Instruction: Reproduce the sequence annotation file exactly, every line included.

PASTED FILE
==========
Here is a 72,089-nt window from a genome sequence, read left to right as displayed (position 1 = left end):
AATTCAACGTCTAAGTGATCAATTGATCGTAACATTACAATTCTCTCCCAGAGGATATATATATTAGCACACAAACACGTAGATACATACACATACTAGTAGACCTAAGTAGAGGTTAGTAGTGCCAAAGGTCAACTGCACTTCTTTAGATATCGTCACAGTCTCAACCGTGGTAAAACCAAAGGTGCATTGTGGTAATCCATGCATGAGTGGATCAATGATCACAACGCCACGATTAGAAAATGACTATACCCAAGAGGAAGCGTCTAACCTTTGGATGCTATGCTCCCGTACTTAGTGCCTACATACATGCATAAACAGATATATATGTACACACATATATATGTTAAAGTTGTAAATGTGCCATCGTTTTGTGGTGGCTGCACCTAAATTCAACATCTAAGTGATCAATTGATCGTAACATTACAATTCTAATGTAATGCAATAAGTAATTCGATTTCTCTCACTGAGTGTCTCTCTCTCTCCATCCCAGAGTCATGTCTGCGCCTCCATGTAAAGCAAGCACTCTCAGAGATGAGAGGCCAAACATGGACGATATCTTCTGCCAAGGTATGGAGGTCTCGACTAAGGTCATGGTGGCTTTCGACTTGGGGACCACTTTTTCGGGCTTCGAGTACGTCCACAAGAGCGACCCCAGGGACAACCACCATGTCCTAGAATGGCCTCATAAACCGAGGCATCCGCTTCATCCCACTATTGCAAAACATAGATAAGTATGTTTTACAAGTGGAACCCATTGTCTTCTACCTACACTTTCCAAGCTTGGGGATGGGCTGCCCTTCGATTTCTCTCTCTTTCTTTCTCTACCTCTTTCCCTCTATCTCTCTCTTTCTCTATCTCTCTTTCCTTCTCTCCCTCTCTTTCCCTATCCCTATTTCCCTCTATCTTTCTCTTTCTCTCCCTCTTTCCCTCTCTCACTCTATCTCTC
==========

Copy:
Here is a 72,089-nt window from a genome sequence, read left to right as displayed (position 1 = left end):
AATTCAACGTCTAAGTGATCAATTGATCGTAACATTACAATTCTCTCCCAGAGGATATATATATTAGCACACAAACACGTAGATACATACACATACTAGTAGACCTAAGTAGAGGTTAGTAGTGCCAAAGGTCAACTGCACTTCTTTAGATATCGTCACAGTCTCAACCGTGGTAAAACCAAAGGTGCATTGTGGTAATCCATGCATGAGTGGATCAATGATCACAACGCCACGATTAGAAAATGACTATACCCAAGAGGAAGCGTCTAACCTTTGGATGCTATGCTCCCGTACTTAGTGCCTACATACATGCATAAACAGATATATATGTACACACATATATATGTTAAAGTTGTAAATGTGCCATCGTTTTGTGGTGGCTGCACCTAAATTCAACATCTAAGTGATCAATTGATCGTAACATTACAATTCTAATGTAATGCAATAAGTAATTCGATTTCTCTCACTGAGTGTCTCTCTCTCTCCATCCCAGAGTCATGTCTGCGCCTCCATGTAAAGCAAGCACTCTCAGAGATGAGAGGCCAAACATGGACGATATCTTCTGCCAAGGTATGGAGGTCTCGACTAAGGTCATGGTGGCTTTCGACTTGGGGACCACTTTTTCGGGCTTCGAGTACGTCCACAAGAGCGACCCCAGGGACAACCACCATGTCCTAGAATGGCCTCATAAACCGAGGCATCCGCTTCATCCCACTATTGCAAAACATAGATAAGTATGTTTTACAAGTGGAACCCATTGTCTTCTACCTACACTTTCCAAGCTTGGGGATGGGCTGCCCTTCGATTTCTCTCTCTTTCTTTCTCTACCTCTTTCCCTCTATCTCTCTCTTTCTCTATCTCTCTTTCCTTCTCTCCCTCTCTTTCCCTATCCCTATTTCCCTCTATCTTTCTCTTTCTCTCCCTCTTTCCCTCTCTCACTCTATCTCTC